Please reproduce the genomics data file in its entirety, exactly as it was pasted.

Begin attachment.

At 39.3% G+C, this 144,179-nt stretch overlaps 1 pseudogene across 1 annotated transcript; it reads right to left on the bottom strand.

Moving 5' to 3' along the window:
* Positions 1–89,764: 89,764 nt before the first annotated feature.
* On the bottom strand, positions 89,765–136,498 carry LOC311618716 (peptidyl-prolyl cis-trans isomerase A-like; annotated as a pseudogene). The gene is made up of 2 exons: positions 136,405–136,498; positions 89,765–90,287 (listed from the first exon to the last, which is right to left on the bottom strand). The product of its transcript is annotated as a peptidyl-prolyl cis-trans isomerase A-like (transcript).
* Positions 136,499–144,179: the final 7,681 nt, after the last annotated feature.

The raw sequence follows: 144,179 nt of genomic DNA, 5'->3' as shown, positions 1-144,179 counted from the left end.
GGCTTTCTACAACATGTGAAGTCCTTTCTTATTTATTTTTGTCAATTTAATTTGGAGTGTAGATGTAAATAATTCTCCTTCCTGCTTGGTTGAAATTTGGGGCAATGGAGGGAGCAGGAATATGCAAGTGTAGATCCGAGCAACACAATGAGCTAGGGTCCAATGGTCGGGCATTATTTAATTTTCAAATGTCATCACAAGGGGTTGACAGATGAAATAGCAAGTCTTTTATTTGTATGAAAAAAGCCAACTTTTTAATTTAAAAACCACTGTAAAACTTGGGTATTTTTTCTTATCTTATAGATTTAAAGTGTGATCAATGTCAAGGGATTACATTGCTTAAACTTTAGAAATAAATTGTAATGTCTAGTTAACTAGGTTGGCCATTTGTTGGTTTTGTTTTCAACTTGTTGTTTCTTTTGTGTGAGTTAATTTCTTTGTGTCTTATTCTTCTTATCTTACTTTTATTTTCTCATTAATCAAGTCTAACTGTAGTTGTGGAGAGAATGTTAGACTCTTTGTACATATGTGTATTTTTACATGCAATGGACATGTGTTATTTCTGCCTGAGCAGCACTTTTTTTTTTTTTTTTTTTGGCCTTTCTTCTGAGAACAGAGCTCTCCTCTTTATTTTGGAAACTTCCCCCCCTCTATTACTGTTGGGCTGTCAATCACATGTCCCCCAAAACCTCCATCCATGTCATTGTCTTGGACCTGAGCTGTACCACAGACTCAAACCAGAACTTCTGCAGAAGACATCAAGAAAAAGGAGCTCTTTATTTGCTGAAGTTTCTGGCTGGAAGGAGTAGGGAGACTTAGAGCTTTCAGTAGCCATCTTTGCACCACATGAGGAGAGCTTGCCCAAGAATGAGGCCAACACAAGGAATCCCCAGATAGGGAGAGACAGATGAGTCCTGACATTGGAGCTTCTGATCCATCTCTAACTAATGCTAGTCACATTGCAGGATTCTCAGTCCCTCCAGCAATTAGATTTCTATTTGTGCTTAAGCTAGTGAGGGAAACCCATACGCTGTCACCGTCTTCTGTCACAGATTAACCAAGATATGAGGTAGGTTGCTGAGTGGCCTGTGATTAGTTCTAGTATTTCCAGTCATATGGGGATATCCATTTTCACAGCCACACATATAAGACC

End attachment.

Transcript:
At 39.3% G+C, this 144,179-nt stretch overlaps 1 pseudogene across 1 annotated transcript; it reads right to left on the bottom strand.

Moving 5' to 3' along the window:
* Positions 1–89,764: 89,764 nt before the first annotated feature.
* On the bottom strand, positions 89,765–136,498 carry LOC311618716 (peptidyl-prolyl cis-trans isomerase A-like; annotated as a pseudogene). The gene is made up of 2 exons: positions 136,405–136,498; positions 89,765–90,287 (listed from the first exon to the last, which is right to left on the bottom strand). The product of its transcript is annotated as a peptidyl-prolyl cis-trans isomerase A-like (transcript).
* Positions 136,499–144,179: the final 7,681 nt, after the last annotated feature.

The raw sequence follows: 144,179 nt of genomic DNA, 5'->3' as shown, positions 1-144,179 counted from the left end.
GGCTTTCTACAACATGTGAAGTCCTTTCTTATTTATTTTTGTCAATTTAATTTGGAGTGTAGATGTAAATAATTCTCCTTCCTGCTTGGTTGAAATTTGGGGCAATGGAGGGAGCAGGAATATGCAAGTGTAGATCCGAGCAACACAATGAGCTAGGGTCCAATGGTCGGGCATTATTTAATTTTCAAATGTCATCACAAGGGGTTGACAGATGAAATAGCAAGTCTTTTATTTGTATGAAAAAAGCCAACTTTTTAATTTAAAAACCACTGTAAAACTTGGGTATTTTTTCTTATCTTATAGATTTAAAGTGTGATCAATGTCAAGGGATTACATTGCTTAAACTTTAGAAATAAATTGTAATGTCTAGTTAACTAGGTTGGCCATTTGTTGGTTTTGTTTTCAACTTGTTGTTTCTTTTGTGTGAGTTAATTTCTTTGTGTCTTATTCTTCTTATCTTACTTTTATTTTCTCATTAATCAAGTCTAACTGTAGTTGTGGAGAGAATGTTAGACTCTTTGTACATATGTGTATTTTTACATGCAATGGACATGTGTTATTTCTGCCTGAGCAGCACTTTTTTTTTTTTTTTTTTTGGCCTTTCTTCTGAGAACAGAGCTCTCCTCTTTATTTTGGAAACTTCCCCCCCTCTATTACTGTTGGGCTGTCAATCACATGTCCCCCAAAACCTCCATCCATGTCATTGTCTTGGACCTGAGCTGTACCACAGACTCAAACCAGAACTTCTGCAGAAGACATCAAGAAAAAGGAGCTCTTTATTTGCTGAAGTTTCTGGCTGGAAGGAGTAGGGAGACTTAGAGCTTTCAGTAGCCATCTTTGCACCACATGAGGAGAGCTTGCCCAAGAATGAGGCCAACACAAGGAATCCCCAGATAGGGAGAGACAGATGAGTCCTGACATTGGAGCTTCTGATCCATCTCTAACTAATGCTAGTCACATTGCAGGATTCTCAGTCCCTCCAGCAATTAGATTTCTATTTGTGCTTAAGCTAGTGAGGGAAACCCATACGCTGTCACCGTCTTCTGTCACAGATTAACCAAGATATGAGGTAGGTTGCTGAGTGGCCTGTGATTAGTTCTAGTATTTCCAGTCATATGGGGATATCCATTTTCACAGCCACACATATAAGACC